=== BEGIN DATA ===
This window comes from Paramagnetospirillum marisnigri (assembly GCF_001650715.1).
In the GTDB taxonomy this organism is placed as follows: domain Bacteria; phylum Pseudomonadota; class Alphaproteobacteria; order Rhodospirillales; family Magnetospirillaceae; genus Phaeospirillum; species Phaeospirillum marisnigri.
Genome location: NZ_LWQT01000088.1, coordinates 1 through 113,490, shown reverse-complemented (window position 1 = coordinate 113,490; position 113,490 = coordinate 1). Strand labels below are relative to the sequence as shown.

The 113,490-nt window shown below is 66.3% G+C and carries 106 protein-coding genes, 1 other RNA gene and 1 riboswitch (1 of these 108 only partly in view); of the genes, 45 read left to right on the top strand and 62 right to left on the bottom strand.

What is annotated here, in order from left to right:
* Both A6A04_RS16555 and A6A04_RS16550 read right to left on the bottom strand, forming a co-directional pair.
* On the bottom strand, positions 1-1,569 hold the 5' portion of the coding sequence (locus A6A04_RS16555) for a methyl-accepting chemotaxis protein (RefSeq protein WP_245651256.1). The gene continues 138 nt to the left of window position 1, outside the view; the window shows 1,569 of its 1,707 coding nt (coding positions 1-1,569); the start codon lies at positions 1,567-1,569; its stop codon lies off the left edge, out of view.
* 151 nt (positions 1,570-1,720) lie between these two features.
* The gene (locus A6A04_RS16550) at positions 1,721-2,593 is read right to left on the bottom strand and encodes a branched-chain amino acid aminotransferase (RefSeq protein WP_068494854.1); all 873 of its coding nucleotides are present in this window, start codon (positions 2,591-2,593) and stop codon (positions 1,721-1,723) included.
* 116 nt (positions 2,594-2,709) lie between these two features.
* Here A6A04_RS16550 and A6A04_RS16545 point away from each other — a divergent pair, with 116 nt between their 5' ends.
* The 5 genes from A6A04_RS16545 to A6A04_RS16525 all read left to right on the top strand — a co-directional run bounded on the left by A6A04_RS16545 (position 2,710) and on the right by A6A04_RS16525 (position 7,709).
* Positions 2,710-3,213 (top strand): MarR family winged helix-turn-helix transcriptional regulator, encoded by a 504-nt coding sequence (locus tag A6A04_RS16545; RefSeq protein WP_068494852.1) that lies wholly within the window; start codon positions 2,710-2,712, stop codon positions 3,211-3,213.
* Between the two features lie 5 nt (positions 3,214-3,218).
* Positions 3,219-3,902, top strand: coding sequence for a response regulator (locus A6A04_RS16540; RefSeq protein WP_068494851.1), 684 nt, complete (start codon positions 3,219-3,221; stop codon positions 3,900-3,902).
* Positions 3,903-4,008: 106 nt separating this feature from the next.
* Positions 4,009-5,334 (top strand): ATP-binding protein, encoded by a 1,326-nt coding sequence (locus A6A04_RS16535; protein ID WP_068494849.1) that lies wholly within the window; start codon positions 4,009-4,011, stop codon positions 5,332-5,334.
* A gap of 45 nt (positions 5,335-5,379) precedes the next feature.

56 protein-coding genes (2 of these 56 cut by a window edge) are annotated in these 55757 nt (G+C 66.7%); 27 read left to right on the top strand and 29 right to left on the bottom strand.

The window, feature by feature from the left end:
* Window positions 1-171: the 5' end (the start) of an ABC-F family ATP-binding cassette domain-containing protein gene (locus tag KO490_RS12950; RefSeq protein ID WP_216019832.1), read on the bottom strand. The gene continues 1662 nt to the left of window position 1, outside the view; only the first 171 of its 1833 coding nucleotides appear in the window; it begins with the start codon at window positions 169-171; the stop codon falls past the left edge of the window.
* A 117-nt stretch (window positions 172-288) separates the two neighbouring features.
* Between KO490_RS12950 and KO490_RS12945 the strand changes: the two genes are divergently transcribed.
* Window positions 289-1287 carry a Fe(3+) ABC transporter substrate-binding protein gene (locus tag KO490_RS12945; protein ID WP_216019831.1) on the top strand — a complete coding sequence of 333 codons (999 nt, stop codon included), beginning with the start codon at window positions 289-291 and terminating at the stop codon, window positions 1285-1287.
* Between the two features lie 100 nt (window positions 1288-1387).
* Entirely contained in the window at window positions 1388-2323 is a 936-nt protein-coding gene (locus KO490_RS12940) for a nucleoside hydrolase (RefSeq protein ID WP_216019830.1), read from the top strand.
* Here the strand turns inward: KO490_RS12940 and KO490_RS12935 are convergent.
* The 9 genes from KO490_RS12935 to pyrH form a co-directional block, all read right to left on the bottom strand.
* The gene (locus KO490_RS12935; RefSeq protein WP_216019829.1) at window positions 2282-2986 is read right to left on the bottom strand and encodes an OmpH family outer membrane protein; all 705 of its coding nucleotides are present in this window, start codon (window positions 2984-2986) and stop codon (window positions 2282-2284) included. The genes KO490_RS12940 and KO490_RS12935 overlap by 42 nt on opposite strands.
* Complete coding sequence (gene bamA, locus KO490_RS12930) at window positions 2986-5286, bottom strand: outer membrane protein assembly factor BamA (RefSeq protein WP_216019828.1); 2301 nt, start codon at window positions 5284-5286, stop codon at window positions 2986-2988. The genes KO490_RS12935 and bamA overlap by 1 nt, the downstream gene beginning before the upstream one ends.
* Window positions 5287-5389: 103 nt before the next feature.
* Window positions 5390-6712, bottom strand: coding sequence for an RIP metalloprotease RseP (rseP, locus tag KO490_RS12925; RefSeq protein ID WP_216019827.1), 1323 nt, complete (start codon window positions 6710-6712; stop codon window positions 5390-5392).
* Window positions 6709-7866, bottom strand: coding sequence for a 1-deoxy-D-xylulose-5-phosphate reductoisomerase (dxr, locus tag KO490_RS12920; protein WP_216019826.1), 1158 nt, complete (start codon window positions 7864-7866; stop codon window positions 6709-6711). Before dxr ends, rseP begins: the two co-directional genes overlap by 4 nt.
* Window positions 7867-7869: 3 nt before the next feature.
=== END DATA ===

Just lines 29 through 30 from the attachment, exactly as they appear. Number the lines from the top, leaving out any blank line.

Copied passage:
* The gene (locus KO490_RS12935; RefSeq protein WP_216019829.1) at window positions 2282-2986 is read right to left on the bottom strand and encodes an OmpH family outer membrane protein; all 705 of its coding nucleotides are present in this window, start codon (window positions 2984-2986) and stop codon (window positions 2282-2284) included. The genes KO490_RS12940 and KO490_RS12935 overlap by 42 nt on opposite strands.
* Complete coding sequence (gene bamA, locus KO490_RS12930) at window positions 2986-5286, bottom strand: outer membrane protein assembly factor BamA (RefSeq protein WP_216019828.1); 2301 nt, start codon at window positions 5284-5286, stop codon at window positions 2986-2988. The genes KO490_RS12935 and bamA overlap by 1 nt, the downstream gene beginning before the upstream one ends.